As the NFL lexicon slowly morphs into everyday language, more and more Redskins fans want to know if the team will do anything before June 1. 


The NFL allows for some salary cap relief if a team releases a player from his contract after June 1. In fact, the league allows teams to designate two players as "post June 1" cuts even before free agency opens. That designation lets a team split the dead money remaining on a released player's contract over two years rather than taking the immediate dead money hit on that year's salary cap, freeing up money in March for free agency. 

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On a local level, despite some ballooning contracts for veterans, the Redskins did not release any players with a post-June 1 designation prior to free agency. And now, as the calendar turns to June, there appear to be no cuts on the horizon. 

There has been some speculation that veteran cornerback Josh Norman could be a June cap casualty. Checking in with one team official, the word was there had not been discussions about releasing Norman. 

The 31-year-old corner is slated to count $14.5 million against the cap this season, and none of it is guaranteed. If the Redskins released Norman in June, they would save $11.5 million against the cap and eat $3 million in dead money this season and next. Had they released him before June, or without the June 1 designation, those numbers would have been less advantageous for the club, including the full $6 million dead cap hit this year. 


But, for all the fans that question if Norman has lived up to his Redskins contract, ask this question instead: 

What do the Redskins look like at cornerback without Norman?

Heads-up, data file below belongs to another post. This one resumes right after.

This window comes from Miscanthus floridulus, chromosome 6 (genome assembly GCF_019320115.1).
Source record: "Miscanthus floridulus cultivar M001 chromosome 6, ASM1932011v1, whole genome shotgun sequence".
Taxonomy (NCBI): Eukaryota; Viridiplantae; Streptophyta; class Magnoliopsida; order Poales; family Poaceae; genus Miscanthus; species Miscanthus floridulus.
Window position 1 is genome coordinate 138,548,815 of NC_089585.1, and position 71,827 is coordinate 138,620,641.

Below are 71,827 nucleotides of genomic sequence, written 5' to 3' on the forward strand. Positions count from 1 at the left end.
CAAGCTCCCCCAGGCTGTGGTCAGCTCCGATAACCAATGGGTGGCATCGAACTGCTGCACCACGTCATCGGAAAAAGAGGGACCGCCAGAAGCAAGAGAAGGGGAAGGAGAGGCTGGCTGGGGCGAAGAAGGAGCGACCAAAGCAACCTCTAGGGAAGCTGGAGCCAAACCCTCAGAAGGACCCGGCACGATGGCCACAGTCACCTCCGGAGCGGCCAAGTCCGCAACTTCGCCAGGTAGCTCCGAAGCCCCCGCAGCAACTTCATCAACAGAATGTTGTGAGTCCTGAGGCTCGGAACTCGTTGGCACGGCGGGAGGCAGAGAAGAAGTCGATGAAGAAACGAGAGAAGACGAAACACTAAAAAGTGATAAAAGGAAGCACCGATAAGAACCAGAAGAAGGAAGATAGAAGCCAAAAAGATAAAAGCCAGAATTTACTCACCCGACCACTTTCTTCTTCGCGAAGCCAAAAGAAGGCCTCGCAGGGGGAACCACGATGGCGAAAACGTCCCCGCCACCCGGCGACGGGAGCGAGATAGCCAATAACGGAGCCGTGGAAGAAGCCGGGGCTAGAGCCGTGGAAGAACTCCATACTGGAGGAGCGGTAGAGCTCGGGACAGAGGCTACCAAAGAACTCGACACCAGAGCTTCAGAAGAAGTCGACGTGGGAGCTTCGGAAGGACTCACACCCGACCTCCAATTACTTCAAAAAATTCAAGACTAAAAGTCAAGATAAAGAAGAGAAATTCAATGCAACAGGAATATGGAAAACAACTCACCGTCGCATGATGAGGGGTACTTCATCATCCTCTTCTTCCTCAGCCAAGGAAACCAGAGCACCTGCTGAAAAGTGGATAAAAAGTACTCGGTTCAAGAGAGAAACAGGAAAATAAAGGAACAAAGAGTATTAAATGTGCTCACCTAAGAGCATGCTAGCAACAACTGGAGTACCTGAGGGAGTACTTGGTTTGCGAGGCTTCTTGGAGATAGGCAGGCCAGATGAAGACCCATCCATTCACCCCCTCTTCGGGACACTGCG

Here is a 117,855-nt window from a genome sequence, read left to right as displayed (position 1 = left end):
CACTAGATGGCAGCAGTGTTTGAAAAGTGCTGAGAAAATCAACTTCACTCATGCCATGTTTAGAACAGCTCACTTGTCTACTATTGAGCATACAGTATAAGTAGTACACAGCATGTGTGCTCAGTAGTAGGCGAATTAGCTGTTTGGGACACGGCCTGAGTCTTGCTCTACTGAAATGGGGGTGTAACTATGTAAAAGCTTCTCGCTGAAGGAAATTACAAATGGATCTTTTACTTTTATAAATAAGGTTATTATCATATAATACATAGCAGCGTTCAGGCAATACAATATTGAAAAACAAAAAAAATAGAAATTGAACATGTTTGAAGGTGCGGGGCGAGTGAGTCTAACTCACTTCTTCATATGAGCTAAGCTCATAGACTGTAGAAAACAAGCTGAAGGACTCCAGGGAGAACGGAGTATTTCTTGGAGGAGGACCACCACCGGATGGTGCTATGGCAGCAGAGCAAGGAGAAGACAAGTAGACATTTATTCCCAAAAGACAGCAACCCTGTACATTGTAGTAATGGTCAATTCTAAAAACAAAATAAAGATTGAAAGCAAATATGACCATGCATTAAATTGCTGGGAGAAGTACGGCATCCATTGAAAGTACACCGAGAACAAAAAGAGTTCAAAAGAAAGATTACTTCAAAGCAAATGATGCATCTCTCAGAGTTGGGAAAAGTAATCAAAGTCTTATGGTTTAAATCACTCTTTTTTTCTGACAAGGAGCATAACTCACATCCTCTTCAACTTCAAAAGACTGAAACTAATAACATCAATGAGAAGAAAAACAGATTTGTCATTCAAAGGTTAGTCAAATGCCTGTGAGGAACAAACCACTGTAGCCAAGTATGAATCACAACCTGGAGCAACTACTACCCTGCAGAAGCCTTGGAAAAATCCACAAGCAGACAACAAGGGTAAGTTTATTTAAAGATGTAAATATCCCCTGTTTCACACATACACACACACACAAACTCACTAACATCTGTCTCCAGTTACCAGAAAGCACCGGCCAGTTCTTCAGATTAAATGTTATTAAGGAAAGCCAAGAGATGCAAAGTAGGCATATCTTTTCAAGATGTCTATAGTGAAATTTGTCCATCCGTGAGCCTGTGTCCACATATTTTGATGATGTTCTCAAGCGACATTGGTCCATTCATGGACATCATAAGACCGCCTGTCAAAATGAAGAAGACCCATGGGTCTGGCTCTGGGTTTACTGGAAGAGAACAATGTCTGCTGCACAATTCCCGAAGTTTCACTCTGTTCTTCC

He might not be the best corner in the NFL, but Norman has been good in Washington. He accounted for seven turnovers last season and has missed just two games in three years with the 'Skins. 

After Norman, the Redskins have Quinton Dunbar, Fabian Moreau, Adonis Alexander, Greg Stroman, Danny Johnson, Dominique Rodgers-Cromartie and Jimmy Moreland. All have promise, some much more than others, but also have questions. 

  • Dunbar - Looked great early in 2018 before a mysterious nerve injury ended his season. Has not been seen running full speed since though Redskins officials say he's in good shape for Richmond. 
  • Moreau - Played well at times in 2018, but doesn't look like a natural slot CB. Could 2019 be a breakthrough year?
  • Alexander - Showed little in 2018, but has every measurable for a star CB. Lottery ticket. 
  • Stroman - Good games and bad last season as a rookie, smart player. 
  • Johnson - Started strong, ended poor. Hardly a roster lock. 
  • DRC - Last seen retiring from football in Oakland. If he's all the way in, versatile veteran presence the 'Skins could use. If he's not, probably doesn't last through Richmond. 
  • Moreland - 7th-round pick out of JMU. Has shown nose for football in OTAs. Also a 7th-round rookie out of JMU. Small, needs to show the same ability in full contact as he does in non-contact drills in May. Real chance for roster spot and maybe more if his level of play doesn't drop with pads on. 

After reading that, it's easy to understand why team officials in Ashburn aren't talking about cutting Norman. Put simply, if the Redskins were going to cut Norman, they would have months ago and already reaped the post-June 1 cap advantage. They didn't. 

That doesn't mean the situation won't change. Things change in the NFL. 

After losing Reuben Foster to injury, the 'Skins might look for help at inside linebacker. Should a quality veteran come available, maybe Bruce Allen does look to create salary cap space. 

If that happens, a veteran like Norman or tight end Vernon Davis could be in a different situation.  Davis is set to count $6.3 million against the Redskins salary cap in 2019, and if the team cuts him in June, they would free up nearly $5 million in cap space. 

Inside linebacker isn't the only spot Washington could look for a new player or an upgrade. If a veteran pass rusher or free safety popped up, that could be intriguing. There are also the unforeseen situations that pop up from time to time.

Nobody saw the Redskins landing DeSean Jackson in 2014, but they did. And nobody saw the Redskins landing Josh Norman in 2016, but they did. 

That brings things full circle to Norman, and to the June 1 cuts. 

If Washington wanted to cut Norman and get the salary cap advantage of a post June 1 designation, the organization could have done that already. 

They didn't.

Sources say it's not happening now either.